You can still flat iron your hair (at low temperatures) and wear your hair in straight styles that you would normally wear if your hair was relaxed. Not everyone may feel comfortable wearing their hair in it's natural state and here's another thought, some Black women may not even like their naturally curly hair. Here's a great example of "relaxed looking natural hair" in this video from MoKnowsHair:



If you saw this young lady, from the video, out in public you would assume she had a relaxer, right? I sure would. Flat ironing may loosen your natural curl pattern a tad bit (some call it heat damage- whatever), but if you don't intend to wear your hair curly in public after you are fully natural, it won't matter how loose your curls are, your hair will still be nice and thick. Flat ironing (with care) will not thin your hair. Taking good care of your hair and using products that protect your hair from heat prior to flat ironing will help to avoid any type of damage to your hair. Damage can occur even to fully natural hair that doesn't get straightened so don't let people scare you about breakage and heat damage. It's your hair. Do what you want, EXCLUDING PERMS/RELAXERS/TEXTURIZERS. :-)


Back in 2012 I believe with my bff and flat ironed hair.

Faux bob. I pinned up the back of my hair.

2. You do NOT have to BIG CHOP. 

If I could do my journey all over again, I would have been a long-term transitioner rather than cutting off my relaxed ends after seven months of transitioning. Why? Because once you cut off those relaxed ends, your newly natural hair is more susceptible to split ends and I dealt with split ends badly during my second and third year of being fully natural due to lack of TLC (tender love and care lol) and had to get a couple of big trims.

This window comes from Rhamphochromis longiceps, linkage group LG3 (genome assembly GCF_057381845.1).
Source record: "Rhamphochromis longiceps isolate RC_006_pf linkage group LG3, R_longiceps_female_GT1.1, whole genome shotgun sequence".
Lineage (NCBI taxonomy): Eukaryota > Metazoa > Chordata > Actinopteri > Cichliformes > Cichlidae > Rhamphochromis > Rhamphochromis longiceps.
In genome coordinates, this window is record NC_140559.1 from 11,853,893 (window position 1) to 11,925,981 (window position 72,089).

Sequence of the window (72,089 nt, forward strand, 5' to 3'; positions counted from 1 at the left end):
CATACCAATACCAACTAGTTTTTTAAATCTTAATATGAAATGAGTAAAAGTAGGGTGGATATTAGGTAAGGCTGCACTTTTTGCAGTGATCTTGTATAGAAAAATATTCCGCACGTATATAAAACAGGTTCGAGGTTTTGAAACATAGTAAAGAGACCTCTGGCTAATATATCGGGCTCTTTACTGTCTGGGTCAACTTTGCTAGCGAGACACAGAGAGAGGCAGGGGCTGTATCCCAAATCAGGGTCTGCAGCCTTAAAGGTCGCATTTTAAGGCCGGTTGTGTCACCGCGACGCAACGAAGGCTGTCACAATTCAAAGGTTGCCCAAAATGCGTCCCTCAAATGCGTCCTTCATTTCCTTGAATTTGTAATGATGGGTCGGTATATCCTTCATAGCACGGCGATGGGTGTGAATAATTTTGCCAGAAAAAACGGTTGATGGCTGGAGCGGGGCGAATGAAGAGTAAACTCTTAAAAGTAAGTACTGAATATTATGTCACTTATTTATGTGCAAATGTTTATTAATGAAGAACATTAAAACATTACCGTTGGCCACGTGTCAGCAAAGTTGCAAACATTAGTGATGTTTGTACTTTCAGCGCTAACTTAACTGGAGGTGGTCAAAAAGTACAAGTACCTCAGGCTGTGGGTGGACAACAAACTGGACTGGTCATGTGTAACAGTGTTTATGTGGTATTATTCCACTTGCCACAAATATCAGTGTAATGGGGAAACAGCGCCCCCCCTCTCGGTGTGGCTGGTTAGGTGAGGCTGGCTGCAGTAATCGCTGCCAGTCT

Transitioning with a sew-in.
Transitioning with twists.
In my opinion, it's a lot easier to keep all your growth during the transition period if you properly care for your hair because you're only trimming your relaxed ends and you don't have to trim your natural ends until after the relaxed ends are gone. The breakage at the meeting point of the natural hair and relaxed hair that comes with transitioning isn't bad for the natural hair. It may make your relaxed ends look thinner, but it can look nice if you blend your relaxed ends well enough with your natural hair. Bantu knots and flexi-rods can help with that or you can wear protective styles such as braids or twists with extensions/weave. You can also flat iron your transitioning hair.


Transitioning weave-free with a bantu knot out faux-hawk.
Hiding my new growth under a beanie after a trim.
Back in December 2010, the month of my "big chop".
I still can't believe I wore my hair this short!

3. You don't have to use fully natural and organic products. 

... And it doesn't have to be expensive. Use what works for your hair and scalp. Finding what works best for you may be trial and error. You're dealing with a brand new texture that needs a different care regimen than your relaxed hair. I'm a loyal Shea Moisture brand user and it can be a little costly at it's normal price of $10-$15 a pop, HOWEVER, I only buy them (and stock up) when they're buy one get one free or buy one get one half off at CVS or Walgreen's. Target has good sales on Shea Moisture products from time to time as well.


2012

4. You don't have to eat fully natural/organic/whole foods.